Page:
It was not a total victory, however. The judge rejected attempts by the insurers to cancel coverage for wind damage when it occurred in combination with the flooding. Now homeowners whose claims have been denied may have the opportunity to present proof in court that at least some of the damage resulted from wind — which is the main protection provided by home insurance policies in hurricanes. Insurers have already paid $17.6 billion for damage to homes from Katrina that was attributed to wind only. That aspect of his decision, in the first trial over disputed claims of damage from the hurricane, favored storm victims and could cost the insurers hundreds of millions of dollars.

For the couple who brought the lawsuit, Paul and Julie Leonard of Pascagoula, Miss., the ruling means that they will receive about $3,000 to cover damage to their home, rather than the more than $130,000 they had sought.

Never let it be said that the Havemores weren't aware of the plight of their slaves - er, the lower economic classes:

Servants' Quarters
by James Wolcott

James Wolcott is a VANITY FAIR contributing editor

Conservative New York radio talkshow hothead Bob Grant once said on the air that then-New York mayor David Dinkins (a far more elegant dresser than Grant, by the way) reminded him of a "men's room attendant".

On Imus in the Morning, Imus or one of his crew once joked about the pre-Washington Week in Review Gwen Ifill: "Speaking of reporter Gwen Ifill, he's said, 'Isn't the [New York] Times wonderful? It lets the cleaning lady cover the White House.'"

A week ago, Mickey Kaus's arm candy wrote, "Congresswoman Maxine Waters had parachuted into Connecticut earlier in the week to campaign against [Sen. Joseph I.] Lieberman because he once expressed reservations about affirmative action, without which she would not have a job that didn't involve wearing a paper hat."

And now the cover of the latest Weekly Standard brings us Al Sharpton as a Driving Miss Daisy faithful retainer "who dares not look his master in the eye."

Washroom attendant. Cleaning lady. Cafeteria worker. Chauffeur.

Notice a pattern?

No matter what height of prominence a black person reaches, conservatives will always find a way to reduce him or her to low-paid, low-status, low-skilled caricatured servitude.

That's their idea of cutting black personalities down to size and putting them in their place. Whatever uniform they wear, it's still a monkey suit in the eyes and mouths of the white-makes-right contingent, which should make it no surprise that Senator George Allen, adopted son of the Confederacy, would reach back for a race-baiting jibe as his beanball pitch. It's also no surprise that George Allen would be Fred Barnes's kinda guy.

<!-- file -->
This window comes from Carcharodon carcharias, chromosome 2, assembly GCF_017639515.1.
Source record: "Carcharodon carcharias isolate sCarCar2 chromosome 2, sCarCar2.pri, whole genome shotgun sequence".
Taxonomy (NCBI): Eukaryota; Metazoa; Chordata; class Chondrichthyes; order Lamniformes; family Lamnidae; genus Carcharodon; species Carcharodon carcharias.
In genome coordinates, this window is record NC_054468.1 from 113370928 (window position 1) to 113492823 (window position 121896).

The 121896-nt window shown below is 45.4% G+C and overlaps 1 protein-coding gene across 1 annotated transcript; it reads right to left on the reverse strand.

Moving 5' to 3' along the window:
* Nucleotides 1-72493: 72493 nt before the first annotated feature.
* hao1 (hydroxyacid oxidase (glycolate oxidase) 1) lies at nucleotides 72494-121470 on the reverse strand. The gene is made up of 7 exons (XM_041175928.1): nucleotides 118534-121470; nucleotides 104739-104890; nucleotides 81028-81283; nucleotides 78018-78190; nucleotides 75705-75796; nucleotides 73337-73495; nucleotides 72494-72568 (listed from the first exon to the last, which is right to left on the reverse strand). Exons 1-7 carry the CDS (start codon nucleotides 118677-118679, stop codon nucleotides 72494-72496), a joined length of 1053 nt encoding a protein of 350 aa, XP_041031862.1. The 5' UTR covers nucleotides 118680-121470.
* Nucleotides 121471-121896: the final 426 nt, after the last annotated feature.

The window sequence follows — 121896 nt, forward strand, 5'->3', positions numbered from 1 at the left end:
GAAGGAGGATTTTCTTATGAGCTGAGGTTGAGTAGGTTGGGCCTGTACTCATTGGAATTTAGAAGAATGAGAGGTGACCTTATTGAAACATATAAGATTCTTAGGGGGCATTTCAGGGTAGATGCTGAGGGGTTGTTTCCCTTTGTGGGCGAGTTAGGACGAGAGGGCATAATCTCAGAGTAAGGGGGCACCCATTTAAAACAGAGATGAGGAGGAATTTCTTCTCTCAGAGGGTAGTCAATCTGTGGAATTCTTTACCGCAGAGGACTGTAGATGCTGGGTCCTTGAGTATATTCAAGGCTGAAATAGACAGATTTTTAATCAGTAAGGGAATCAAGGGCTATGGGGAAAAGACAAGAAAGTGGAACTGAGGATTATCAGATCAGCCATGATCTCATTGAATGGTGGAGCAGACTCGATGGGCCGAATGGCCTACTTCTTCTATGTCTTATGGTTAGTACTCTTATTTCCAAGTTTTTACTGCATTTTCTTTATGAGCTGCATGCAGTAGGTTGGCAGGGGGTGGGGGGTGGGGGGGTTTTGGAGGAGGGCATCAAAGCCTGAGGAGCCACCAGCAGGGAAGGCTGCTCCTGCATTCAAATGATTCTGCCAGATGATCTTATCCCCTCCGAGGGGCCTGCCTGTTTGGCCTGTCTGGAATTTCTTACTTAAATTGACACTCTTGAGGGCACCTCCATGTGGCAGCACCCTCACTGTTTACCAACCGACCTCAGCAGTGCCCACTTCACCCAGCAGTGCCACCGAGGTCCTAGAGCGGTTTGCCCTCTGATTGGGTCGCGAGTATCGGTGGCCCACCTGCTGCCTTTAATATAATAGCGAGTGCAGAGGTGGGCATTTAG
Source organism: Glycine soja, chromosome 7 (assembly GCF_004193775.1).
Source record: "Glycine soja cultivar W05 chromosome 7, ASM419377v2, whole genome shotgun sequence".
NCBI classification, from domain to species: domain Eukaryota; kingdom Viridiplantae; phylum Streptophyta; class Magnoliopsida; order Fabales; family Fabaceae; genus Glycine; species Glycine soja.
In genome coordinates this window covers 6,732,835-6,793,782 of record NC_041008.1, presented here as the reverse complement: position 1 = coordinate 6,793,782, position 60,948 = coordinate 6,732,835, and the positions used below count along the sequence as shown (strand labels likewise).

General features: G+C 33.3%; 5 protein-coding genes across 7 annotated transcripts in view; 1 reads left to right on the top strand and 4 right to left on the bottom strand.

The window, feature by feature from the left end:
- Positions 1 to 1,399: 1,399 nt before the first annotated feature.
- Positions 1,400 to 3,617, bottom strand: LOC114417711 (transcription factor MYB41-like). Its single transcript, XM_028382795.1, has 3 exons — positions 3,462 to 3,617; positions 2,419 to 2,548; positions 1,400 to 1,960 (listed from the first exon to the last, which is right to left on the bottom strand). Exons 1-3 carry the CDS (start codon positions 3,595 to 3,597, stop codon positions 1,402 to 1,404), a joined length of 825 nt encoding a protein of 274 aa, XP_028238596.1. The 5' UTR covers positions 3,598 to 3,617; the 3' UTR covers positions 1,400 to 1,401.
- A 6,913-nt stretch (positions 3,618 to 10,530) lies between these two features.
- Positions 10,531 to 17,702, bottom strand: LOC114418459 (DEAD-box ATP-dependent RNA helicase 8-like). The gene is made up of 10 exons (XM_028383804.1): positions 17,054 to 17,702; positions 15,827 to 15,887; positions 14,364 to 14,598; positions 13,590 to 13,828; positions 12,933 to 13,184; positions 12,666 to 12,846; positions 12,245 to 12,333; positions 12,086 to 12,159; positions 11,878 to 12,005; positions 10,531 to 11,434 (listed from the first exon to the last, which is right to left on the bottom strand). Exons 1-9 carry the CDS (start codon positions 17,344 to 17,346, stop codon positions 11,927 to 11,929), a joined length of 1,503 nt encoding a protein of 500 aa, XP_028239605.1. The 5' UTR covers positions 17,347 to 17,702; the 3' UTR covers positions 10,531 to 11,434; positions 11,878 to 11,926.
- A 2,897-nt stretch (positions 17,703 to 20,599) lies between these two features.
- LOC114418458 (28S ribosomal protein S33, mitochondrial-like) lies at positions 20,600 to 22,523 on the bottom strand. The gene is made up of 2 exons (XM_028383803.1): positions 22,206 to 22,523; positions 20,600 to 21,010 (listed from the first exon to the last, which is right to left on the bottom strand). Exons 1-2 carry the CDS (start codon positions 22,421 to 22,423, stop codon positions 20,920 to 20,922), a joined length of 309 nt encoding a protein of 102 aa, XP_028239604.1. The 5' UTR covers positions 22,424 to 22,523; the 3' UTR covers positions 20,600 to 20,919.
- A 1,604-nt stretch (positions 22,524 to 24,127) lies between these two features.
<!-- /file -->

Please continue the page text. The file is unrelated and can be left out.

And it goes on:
"[T]here's a rich seam of serious thought running underneath the good cheer. Mr. Allen has more thoroughly (and productively) contemplated an array of issues--education, immigration, judicial philosophy, Iraq, Iran, even abortion--than one first supposes. You're fooled by the way he talks, never rushing his words, and by his inelegant presence (he's the only Virginian I know who wears cowboy boots). It's a kind of George W. Bush effect, style overpowering substance. Soon enough, though, substance steps forward."

Fred Barnes wouldn't know a "rich seam of thought" from a river of raw sewage, but let it pass. At the end of his love-letter lunch with Allen, he relays what the mission statement of an Allen presidential campaign would be: "securing our freedom, making sure this is a land of opportunity for all people, and making sure that we preserve our foundational values."

I'm going to assume going forward that "foundational values" is one of those conservative code phrases intended to connote the noble white pillars of the old Southern plantation.

One may not be too far off with that supposition, Wolcott!

Slaves, the working class of that Ol' Kentucky Home, were generally neglected when it came to health care. Workers today, with wages dropping to levels not seen in decades, are on their way to wage-slave status. Their employers, seeking to cut their costs and increase the profits they 'deserve', are also stinting on health care:

Companies explore overseas healthcare
By Patrik Jonsson, Staff writer of The Christian Science Monitor
August 16, 2006

With US health insurance costs soaring, cash-squeezed companies ... and poor states such as West Virginia are considering affordable plans that may require their employees to travel to India, Thailand, or Indonesia. The cost savings have prompted a few hundred Americans this year to fly to India, Jakarta, or Bangkok for serious medical conditions, receiving heart stints and hip replacements.

Companies are also attracted to the relatively inexpensive price tag for care at foreign hospitals, which have been reported to be up to 80 percent less than in the US. In New Delhi, for example, the Apollo chain of hospitals gives resort-style convalescence care for $87 a night.

It isn't just 'cash-aqueezed' companies that are doing this. My own very profitable employer just sent one of my coworkers to India for open-heart surgery. Cost savings were reported to be considerable.

But I digress. Who cares about the slave - er, the employee, anyway?

Critics say that limited malpractice laws in foreign countries makes such travel risky as well as the prospect of spending 20 hours on an airplane after invasive surgery. Despite the concerns, "medical tourism" is morphing into "global healthcare."

"Global healthcare is coming and American healthcare, which is pricing itself out of reach, needs to know there are alternatives" in order to improve, says Alain Enthoven, senior fellow at the Center for Health Policy in Stanford, Calif.

Americans heading overseas for care shows the severity of the country's healthcare crisis - especially as employers' health insurance premiums have risen 73 percent while average employee contributions have risen 143 percent since 2000, according to the NCHC. Rising costs stem from poor management, inefficiences, waste, fraud, and lack of competition, critics say.